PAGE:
WASHINGTON, D.C. – U.S. Sen. Tom Udall, D-N.M.), a member of the Senate Appropriations Subcommittee on Military Construction and Veterans Affairs, has announced that three New Mexico nonprofit organizations will receive a combined $1.9 million in grant funding to provide services to veterans who are homeless or at risk of becoming homeless.
Goodwill Industries of New Mexico will receive $1,085,481 to serve veterans in 26 counties throughout the state, including the tribal lands of Cochiti, Isleta, Jemez, Laguna, Zia, San Felipe, Santa Ana, Santo Domingo, Navajo, Zuni, Ute, and Hopi tribes. Goodwill originally served veterans in seven counties and more than 600 households in the Albuquerque area through its past grant funding, but will now expand its services to veterans in 26 counties, a full list of which is below.
New Mexico Veterans Integration Centers will receive $779,242 to serve approximately 583 veteran households in Bernalillo, Sandoval, Torrance, Valencia, McKinley, San Juan, Santa Fe, and Guadalupe counties.
Mesilla Valley Community of Hope will receive $114,369 to serve approximately 100 veteran households in Doña Ana County and the City of Las Cruces.
“Homelessness among veterans is a serious problem that we must solve, and I am pleased to see funding go to these great partners on the ground who are working to help our veterans throughout our state,” Udall said. “It’s especially important to ensure services are in place as more of our military men and women come home to New Mexico from serving overseas, and I won’t stop pushing to ensure the federal government is doing everything it can to help provide access to housing, employment and other essential services in their communities after defending our country around the world.”
Each of the three organizations provides a range of services to promote housing stability and plays a key role in connecting veterans and their family members to VA services. This can include temporary financial assistance, including time-limited payments for rent, utilities, moving expenses, security and utility deposits, transportation, child care and emergency supplies. They also provide a link to needed healthcare services, along with financial planning, job development, child care, transportation, legal services and mental health care.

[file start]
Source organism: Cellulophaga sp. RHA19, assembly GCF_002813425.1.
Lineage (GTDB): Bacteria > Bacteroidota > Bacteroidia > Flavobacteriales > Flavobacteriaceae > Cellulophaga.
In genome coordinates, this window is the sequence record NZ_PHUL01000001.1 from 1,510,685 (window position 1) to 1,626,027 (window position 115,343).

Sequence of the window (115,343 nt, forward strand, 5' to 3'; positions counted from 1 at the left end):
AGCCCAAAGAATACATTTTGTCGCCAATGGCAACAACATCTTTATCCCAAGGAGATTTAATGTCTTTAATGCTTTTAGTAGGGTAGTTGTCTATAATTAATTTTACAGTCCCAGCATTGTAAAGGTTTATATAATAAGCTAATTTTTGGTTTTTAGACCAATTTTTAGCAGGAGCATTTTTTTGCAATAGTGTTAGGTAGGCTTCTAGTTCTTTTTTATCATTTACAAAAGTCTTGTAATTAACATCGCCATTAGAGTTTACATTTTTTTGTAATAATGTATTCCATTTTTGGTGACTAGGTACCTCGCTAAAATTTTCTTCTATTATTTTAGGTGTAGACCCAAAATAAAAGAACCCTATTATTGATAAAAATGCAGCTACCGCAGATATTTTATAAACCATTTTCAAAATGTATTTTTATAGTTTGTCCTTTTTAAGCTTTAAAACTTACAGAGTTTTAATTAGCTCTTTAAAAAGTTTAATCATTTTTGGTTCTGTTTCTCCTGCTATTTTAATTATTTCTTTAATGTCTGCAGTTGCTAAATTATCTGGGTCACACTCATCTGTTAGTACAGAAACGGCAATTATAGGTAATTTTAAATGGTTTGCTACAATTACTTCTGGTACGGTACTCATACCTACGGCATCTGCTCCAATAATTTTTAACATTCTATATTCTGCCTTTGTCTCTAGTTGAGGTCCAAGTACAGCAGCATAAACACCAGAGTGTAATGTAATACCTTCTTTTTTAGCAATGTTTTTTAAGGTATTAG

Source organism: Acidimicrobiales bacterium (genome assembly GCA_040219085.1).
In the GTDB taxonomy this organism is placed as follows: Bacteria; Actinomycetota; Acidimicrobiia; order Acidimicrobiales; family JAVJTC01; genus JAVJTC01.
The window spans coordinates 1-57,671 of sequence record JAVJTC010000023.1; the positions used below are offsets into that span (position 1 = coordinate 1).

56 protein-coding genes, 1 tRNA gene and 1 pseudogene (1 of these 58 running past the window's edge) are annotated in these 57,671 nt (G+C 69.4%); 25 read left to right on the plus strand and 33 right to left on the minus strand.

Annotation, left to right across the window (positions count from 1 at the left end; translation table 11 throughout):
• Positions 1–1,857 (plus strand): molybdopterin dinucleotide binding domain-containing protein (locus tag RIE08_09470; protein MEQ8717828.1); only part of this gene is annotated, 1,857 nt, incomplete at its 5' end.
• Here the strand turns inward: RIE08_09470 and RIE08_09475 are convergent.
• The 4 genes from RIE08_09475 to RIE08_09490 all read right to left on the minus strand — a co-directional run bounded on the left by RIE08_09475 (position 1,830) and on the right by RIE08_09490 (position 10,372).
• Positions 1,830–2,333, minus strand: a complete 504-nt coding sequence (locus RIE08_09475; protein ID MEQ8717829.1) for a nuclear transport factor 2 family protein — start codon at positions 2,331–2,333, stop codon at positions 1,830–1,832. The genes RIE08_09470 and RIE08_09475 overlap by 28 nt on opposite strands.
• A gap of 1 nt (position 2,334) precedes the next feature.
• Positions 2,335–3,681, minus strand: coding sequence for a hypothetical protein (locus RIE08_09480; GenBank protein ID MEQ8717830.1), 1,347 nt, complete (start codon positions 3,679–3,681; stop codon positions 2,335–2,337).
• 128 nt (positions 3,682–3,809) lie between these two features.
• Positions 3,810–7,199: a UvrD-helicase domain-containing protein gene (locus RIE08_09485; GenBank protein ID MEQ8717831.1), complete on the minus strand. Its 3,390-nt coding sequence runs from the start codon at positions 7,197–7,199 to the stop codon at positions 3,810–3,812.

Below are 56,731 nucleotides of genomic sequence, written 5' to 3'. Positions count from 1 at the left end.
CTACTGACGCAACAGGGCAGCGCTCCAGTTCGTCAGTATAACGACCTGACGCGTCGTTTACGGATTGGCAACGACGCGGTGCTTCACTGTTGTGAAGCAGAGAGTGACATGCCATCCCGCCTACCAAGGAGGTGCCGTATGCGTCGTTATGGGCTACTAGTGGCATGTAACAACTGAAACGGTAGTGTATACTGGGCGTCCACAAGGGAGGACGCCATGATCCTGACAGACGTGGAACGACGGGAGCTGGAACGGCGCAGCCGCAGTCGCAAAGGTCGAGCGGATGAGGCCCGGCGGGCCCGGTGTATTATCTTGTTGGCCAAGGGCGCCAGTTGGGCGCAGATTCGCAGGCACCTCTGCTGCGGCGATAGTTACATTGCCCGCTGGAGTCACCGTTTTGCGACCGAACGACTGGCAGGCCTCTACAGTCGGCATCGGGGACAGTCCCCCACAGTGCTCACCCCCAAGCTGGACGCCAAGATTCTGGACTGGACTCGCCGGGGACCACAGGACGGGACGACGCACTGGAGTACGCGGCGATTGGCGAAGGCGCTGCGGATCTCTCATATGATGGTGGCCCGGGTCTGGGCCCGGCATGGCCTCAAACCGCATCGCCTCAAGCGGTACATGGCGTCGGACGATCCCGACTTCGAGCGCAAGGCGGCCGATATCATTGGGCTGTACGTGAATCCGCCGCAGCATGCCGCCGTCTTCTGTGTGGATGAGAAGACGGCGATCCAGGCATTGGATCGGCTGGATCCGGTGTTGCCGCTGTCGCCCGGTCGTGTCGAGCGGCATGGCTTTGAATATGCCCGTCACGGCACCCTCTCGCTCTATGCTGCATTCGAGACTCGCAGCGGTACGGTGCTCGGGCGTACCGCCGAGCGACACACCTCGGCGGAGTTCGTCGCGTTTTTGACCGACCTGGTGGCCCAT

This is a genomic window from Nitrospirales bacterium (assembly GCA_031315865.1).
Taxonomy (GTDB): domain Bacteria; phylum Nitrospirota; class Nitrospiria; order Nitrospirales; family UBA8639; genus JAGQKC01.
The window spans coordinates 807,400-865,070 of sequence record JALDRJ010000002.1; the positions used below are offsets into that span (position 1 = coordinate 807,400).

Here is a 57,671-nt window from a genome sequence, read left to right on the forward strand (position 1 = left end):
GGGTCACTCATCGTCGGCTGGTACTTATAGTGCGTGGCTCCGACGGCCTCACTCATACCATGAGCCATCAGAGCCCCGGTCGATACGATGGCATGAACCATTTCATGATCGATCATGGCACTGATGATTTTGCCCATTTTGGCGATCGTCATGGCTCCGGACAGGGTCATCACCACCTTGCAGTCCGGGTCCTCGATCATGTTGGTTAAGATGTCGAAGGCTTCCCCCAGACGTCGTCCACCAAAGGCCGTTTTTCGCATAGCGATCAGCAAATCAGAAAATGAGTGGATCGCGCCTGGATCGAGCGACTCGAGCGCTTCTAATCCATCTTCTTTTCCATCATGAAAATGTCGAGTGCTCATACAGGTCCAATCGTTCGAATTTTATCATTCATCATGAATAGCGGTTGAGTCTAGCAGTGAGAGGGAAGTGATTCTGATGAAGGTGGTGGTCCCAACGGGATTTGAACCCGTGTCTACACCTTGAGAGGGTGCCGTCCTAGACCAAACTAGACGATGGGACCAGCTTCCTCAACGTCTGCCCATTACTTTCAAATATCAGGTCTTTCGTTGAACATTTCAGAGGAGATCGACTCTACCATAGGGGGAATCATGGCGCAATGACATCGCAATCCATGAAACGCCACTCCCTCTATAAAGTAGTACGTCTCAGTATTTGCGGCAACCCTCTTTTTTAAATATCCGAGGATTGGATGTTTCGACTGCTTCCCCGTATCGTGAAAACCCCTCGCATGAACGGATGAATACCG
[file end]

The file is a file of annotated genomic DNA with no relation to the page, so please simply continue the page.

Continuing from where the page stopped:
The grants are being made available through the U.S. Department of Veterans Affairs Supportive Services for Veteran Families (SSVF) Program. Under the program, the VA awards grants to private nonprofit organizations that can provide supportive services to very low-income veteran families living in or transitioning to permanent housing. This is the third year SSVF grants have helped veterans and their families find or remain in their homes. According to the VA, nearly 90 percent of the veterans who completed the program in 2012 transitioned to permanent housing. The funding will be available starting in fiscal year 2014.
Udall has long championed veterans’ issues and worked to ensure they receive the services they have earned. In particular, he has pushed to address the VA claims processing backlog, to improve and present a plan for increasing outreach to veterans and their families affected by open-air burn pits, and for the VA to conduct an assessment of all of its community-based outpatient clinics (CBOCs) in rural and highly rural areas in order to better serve veterans in rural communities. Click here for a list of his work in the most recent Senate Appropriations Subcommittee Military Construction and Veterans Affairs bill, which passed the full Appropriations Committee in June.
The 26 counties where Goodwill Industries of New Mexico will provide services: